Explainable Machine Learning
Deep learning models are increasingly used in clinical decision-making, however the lack of interpretability and explainability impedes their deployment in day-to-day clinical practice. To support clinical decision making, we propose REM-D, a rule extraction methodology that approximates a deep neural network (DNN) with ruleset models that are easy to simulate and comprehend.
Method. REM-D is a decompositional method that decomposes a DNN into adjacent layers from which rules are extracted, and merged to map input to output. The extracted rules can be used to explain the network predictions or to substitute the underlying DNN.
Application area. We are working very closely with clinicians and oncologists in MFICM to ensure REM-D is of relevance to clinical community and has the potential to decrease their scepticism about ML system. To show case our approach, we have mainly experimented with breast cancer data so far. Publications under progress.
Accessible Reasoning Systems [Diagrams2018][CP2018][KR2018]
Domain experts (e.g., in medicine and finance) are increasingly expressing their knowledge in machine readable format to use the computational power of machines for reasoning about the data. However, current reasoning systems are designed for computer experts and are hence inaccessible to most domain experts. We are designing a logic and implementing a reasoning system for this logic that is accessible to non-experts as well as experts. To ensure that the designed logic and the reasoning system serve their intended purpose, we collaborate closely with cognitive scientists who verify the accessibility of the logic and the system through user studies.
Method. Our approach to design a logic that is inherently accessible is to use diagrams instead of mathematical symbols to exploit their cognitive benefits over symbolic and textual notations.
Application area. The application area we are currently experimenting with is ontologies due to the popularity of ontologies as a knowledge representation paradigm. Essentially, we are using our diagrammatic logic to design an ontology reasoner for OWL 2 RL profile.
Larg-scale distributed systems have proven successful in engineering and controlling complex domains. A core issue in these systems is that of regulation and coordination such that an overall desirable behaviour is guaranteed, despite the distributed nature of the system. We propose a decision-making process in which actors in a distributed system simultaneously pursue social goals – those aiming at regulating the system’s overall behaviour – as well as their personal ones.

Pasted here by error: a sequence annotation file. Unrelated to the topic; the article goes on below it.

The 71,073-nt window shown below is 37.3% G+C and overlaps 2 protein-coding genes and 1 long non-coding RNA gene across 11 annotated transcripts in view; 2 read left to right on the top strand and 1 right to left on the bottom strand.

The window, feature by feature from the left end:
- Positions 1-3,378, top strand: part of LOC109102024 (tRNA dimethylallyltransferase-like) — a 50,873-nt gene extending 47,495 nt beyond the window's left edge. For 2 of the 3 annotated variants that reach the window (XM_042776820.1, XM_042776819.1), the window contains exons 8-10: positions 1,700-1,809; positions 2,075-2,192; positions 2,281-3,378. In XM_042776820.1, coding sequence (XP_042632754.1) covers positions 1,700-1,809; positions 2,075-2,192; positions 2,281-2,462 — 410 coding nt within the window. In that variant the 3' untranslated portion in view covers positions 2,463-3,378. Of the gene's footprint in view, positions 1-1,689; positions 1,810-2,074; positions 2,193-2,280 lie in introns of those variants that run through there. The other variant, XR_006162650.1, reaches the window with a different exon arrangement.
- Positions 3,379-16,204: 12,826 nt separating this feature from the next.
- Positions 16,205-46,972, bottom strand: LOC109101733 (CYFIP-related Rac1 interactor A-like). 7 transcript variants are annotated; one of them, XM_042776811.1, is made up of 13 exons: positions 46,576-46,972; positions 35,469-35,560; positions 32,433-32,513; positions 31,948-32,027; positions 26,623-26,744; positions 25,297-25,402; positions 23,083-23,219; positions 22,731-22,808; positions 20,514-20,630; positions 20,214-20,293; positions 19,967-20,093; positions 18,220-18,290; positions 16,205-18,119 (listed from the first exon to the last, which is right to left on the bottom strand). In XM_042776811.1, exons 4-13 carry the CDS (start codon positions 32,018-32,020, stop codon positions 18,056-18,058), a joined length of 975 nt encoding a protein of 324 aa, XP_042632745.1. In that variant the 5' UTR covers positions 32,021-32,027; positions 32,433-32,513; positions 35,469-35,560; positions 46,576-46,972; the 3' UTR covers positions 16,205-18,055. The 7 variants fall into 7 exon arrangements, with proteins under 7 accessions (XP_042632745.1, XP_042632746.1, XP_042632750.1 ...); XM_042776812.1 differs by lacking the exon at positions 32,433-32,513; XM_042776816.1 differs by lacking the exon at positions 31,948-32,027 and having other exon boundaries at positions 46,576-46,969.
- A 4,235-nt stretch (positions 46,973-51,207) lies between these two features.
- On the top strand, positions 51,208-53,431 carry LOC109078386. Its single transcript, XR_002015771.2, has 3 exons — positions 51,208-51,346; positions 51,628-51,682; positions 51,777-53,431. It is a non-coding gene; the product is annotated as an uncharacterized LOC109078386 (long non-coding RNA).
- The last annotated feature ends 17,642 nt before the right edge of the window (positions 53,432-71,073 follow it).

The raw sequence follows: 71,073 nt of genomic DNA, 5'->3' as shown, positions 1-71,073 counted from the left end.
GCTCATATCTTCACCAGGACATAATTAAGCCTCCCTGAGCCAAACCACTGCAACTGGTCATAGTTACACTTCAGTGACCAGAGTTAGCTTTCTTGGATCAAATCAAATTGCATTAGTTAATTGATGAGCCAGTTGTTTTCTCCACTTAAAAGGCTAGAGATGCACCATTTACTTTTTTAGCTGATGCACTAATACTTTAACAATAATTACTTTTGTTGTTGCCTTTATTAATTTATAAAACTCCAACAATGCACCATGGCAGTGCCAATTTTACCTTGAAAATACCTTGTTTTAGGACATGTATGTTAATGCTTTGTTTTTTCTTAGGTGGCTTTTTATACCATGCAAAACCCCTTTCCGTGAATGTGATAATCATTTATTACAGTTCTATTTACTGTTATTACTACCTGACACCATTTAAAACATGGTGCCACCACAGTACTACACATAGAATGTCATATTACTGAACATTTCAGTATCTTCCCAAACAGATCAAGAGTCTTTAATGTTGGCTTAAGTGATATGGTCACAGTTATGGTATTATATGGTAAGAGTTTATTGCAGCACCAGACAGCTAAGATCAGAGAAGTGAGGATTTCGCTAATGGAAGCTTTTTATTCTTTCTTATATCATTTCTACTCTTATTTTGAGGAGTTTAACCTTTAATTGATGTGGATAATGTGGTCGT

Method. We use the concept of norms to encode the social goals in terms of obligation and prohibitions that are imposed on actors in the system. To avoid restricting the autonomy of the actors, we design the norms as soft constraints that can be violated at a cost, however avoiding the cost creates an incentive to comply with norms. The decision-making method we propose allows weighing up the value of norm compliance and violation against personal goal satisfaction, where there are conflicts between social and personal goals.
Application area. We apply our decision-making process in a scenario where an autonomous software agent is reasoning about which actions to take in order to satisfy its personal goals while complying with norms imposed on it.
Complex reasoning systems suffer from opacity, that is, it is unclear to the tool users why, and how, the reasoning system yields a certain solution (e.g., a prediction). Consequently, debugging these systems and scrutinising their solutions can be very challenging. This in turn impacts on the trust that the users have in these systems and their recommendations. Explaining the reasoning strategy that a system took to arrive at a solution has proven to play an important role in increasing its trustworthiness. We propose using formal dialogues that allow the users to question as to why a solution was reached.
Method. We use Argumentation Theory to explain the decision-making process made by an autonomous agent. Argumentation studies how conclusions are obtained from a potentially conflicting logical theory using specific semantics. We make use of dialogue games for preferred semantics to justify why an agent in a normative practical reasoning scenario decides to follow a certain sequence out of all possible options.
Application area. We use the same scenario as above, where an autonomous agent has to decide which actions to follow to optimise achieving personal and social goals. The focus here, however, is on mapping goals and norms to arguments and using these arguments to explain why a certain course of action is the most preferred one.